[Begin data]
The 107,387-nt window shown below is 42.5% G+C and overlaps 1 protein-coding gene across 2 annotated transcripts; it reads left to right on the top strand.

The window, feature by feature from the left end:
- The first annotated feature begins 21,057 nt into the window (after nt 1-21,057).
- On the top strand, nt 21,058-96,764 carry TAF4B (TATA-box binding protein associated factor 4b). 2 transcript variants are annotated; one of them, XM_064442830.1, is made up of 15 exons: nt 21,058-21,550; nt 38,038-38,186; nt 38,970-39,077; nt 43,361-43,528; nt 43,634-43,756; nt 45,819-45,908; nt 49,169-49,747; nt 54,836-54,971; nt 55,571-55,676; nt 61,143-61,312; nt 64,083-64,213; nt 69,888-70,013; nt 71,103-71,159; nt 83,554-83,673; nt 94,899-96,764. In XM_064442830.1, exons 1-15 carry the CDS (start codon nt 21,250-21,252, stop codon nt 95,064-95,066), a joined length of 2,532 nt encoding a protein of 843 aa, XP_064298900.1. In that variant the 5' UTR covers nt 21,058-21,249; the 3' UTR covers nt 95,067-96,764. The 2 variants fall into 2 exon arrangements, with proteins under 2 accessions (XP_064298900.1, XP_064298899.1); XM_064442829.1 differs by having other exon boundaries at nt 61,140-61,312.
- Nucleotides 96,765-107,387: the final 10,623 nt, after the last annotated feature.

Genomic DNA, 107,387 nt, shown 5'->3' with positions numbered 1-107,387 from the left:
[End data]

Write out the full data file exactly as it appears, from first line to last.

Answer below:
The 107,387-nt window shown below is 42.5% G+C and overlaps 1 protein-coding gene across 2 annotated transcripts; it reads left to right on the top strand.

The window, feature by feature from the left end:
- The first annotated feature begins 21,057 nt into the window (after nt 1-21,057).
- On the top strand, nt 21,058-96,764 carry TAF4B (TATA-box binding protein associated factor 4b). 2 transcript variants are annotated; one of them, XM_064442830.1, is made up of 15 exons: nt 21,058-21,550; nt 38,038-38,186; nt 38,970-39,077; nt 43,361-43,528; nt 43,634-43,756; nt 45,819-45,908; nt 49,169-49,747; nt 54,836-54,971; nt 55,571-55,676; nt 61,143-61,312; nt 64,083-64,213; nt 69,888-70,013; nt 71,103-71,159; nt 83,554-83,673; nt 94,899-96,764. In XM_064442830.1, exons 1-15 carry the CDS (start codon nt 21,250-21,252, stop codon nt 95,064-95,066), a joined length of 2,532 nt encoding a protein of 843 aa, XP_064298900.1. In that variant the 5' UTR covers nt 21,058-21,249; the 3' UTR covers nt 95,067-96,764. The 2 variants fall into 2 exon arrangements, with proteins under 2 accessions (XP_064298900.1, XP_064298899.1); XM_064442829.1 differs by having other exon boundaries at nt 61,140-61,312.
- Nucleotides 96,765-107,387: the final 10,623 nt, after the last annotated feature.

Genomic DNA, 107,387 nt, shown 5'->3' with positions numbered 1-107,387 from the left: